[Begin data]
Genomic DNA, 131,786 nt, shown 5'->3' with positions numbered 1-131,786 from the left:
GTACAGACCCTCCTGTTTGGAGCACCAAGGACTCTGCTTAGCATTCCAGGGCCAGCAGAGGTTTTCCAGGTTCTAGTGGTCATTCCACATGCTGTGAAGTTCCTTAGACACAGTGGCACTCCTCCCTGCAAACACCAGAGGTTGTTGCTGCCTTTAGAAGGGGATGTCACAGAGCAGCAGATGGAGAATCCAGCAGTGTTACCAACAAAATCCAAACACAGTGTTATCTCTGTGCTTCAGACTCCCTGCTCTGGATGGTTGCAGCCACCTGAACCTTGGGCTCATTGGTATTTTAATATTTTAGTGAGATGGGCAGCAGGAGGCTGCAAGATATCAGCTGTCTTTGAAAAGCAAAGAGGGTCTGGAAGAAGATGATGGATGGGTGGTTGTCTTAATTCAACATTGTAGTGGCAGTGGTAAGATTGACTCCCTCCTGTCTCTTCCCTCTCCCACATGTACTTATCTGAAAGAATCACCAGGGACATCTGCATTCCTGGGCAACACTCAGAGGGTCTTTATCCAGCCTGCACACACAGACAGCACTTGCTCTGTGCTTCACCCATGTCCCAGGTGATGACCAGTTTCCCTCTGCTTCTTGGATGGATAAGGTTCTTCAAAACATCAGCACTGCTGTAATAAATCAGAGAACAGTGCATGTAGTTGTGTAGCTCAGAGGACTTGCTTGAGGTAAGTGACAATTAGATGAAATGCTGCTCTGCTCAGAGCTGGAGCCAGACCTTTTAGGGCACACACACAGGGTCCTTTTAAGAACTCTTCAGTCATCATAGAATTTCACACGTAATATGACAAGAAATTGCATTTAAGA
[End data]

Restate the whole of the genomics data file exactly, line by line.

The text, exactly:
Genomic DNA, 131,786 nt, shown 5'->3' with positions numbered 1-131,786 from the left:
GTACAGACCCTCCTGTTTGGAGCACCAAGGACTCTGCTTAGCATTCCAGGGCCAGCAGAGGTTTTCCAGGTTCTAGTGGTCATTCCACATGCTGTGAAGTTCCTTAGACACAGTGGCACTCCTCCCTGCAAACACCAGAGGTTGTTGCTGCCTTTAGAAGGGGATGTCACAGAGCAGCAGATGGAGAATCCAGCAGTGTTACCAACAAAATCCAAACACAGTGTTATCTCTGTGCTTCAGACTCCCTGCTCTGGATGGTTGCAGCCACCTGAACCTTGGGCTCATTGGTATTTTAATATTTTAGTGAGATGGGCAGCAGGAGGCTGCAAGATATCAGCTGTCTTTGAAAAGCAAAGAGGGTCTGGAAGAAGATGATGGATGGGTGGTTGTCTTAATTCAACATTGTAGTGGCAGTGGTAAGATTGACTCCCTCCTGTCTCTTCCCTCTCCCACATGTACTTATCTGAAAGAATCACCAGGGACATCTGCATTCCTGGGCAACACTCAGAGGGTCTTTATCCAGCCTGCACACACAGACAGCACTTGCTCTGTGCTTCACCCATGTCCCAGGTGATGACCAGTTTCCCTCTGCTTCTTGGATGGATAAGGTTCTTCAAAACATCAGCACTGCTGTAATAAATCAGAGAACAGTGCATGTAGTTGTGTAGCTCAGAGGACTTGCTTGAGGTAAGTGACAATTAGATGAAATGCTGCTCTGCTCAGAGCTGGAGCCAGACCTTTTAGGGCACACACACAGGGTCCTTTTAAGAACTCTTCAGTCATCATAGAATTTCACACGTAATATGACAAGAAATTGCATTTAAGA